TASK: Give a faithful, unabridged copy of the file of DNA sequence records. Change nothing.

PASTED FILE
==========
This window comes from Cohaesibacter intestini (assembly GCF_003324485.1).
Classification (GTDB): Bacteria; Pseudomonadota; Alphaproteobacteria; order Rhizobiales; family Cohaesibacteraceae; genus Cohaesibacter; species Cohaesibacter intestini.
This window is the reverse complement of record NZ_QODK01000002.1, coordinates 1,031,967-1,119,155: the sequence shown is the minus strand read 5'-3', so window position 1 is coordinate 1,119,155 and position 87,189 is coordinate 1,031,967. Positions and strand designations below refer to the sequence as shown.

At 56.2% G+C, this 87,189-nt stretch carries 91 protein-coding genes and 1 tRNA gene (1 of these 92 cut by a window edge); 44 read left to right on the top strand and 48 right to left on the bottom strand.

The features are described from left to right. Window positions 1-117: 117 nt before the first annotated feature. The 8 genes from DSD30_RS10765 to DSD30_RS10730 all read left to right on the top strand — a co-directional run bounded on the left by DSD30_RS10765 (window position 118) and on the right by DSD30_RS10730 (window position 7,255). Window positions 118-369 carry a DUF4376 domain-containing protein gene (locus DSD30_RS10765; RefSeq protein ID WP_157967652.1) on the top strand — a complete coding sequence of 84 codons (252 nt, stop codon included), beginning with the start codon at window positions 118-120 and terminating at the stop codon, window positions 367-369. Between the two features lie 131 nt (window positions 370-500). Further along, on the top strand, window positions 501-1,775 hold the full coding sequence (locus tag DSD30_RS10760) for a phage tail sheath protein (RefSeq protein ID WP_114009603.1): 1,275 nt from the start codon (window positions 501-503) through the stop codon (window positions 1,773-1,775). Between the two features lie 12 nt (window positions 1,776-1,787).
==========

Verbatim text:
This window comes from Cohaesibacter intestini (assembly GCF_003324485.1).
Classification (GTDB): Bacteria; Pseudomonadota; Alphaproteobacteria; order Rhizobiales; family Cohaesibacteraceae; genus Cohaesibacter; species Cohaesibacter intestini.
This window is the reverse complement of record NZ_QODK01000002.1, coordinates 1,031,967-1,119,155: the sequence shown is the minus strand read 5'-3', so window position 1 is coordinate 1,119,155 and position 87,189 is coordinate 1,031,967. Positions and strand designations below refer to the sequence as shown.

At 56.2% G+C, this 87,189-nt stretch carries 91 protein-coding genes and 1 tRNA gene (1 of these 92 cut by a window edge); 44 read left to right on the top strand and 48 right to left on the bottom strand.

The features are described from left to right. Window positions 1-117: 117 nt before the first annotated feature. The 8 genes from DSD30_RS10765 to DSD30_RS10730 all read left to right on the top strand — a co-directional run bounded on the left by DSD30_RS10765 (window position 118) and on the right by DSD30_RS10730 (window position 7,255). Window positions 118-369 carry a DUF4376 domain-containing protein gene (locus DSD30_RS10765; RefSeq protein ID WP_157967652.1) on the top strand — a complete coding sequence of 84 codons (252 nt, stop codon included), beginning with the start codon at window positions 118-120 and terminating at the stop codon, window positions 367-369. Between the two features lie 131 nt (window positions 370-500). Further along, on the top strand, window positions 501-1,775 hold the full coding sequence (locus tag DSD30_RS10760) for a phage tail sheath protein (RefSeq protein ID WP_114009603.1): 1,275 nt from the start codon (window positions 501-503) through the stop codon (window positions 1,773-1,775). Between the two features lie 12 nt (window positions 1,776-1,787).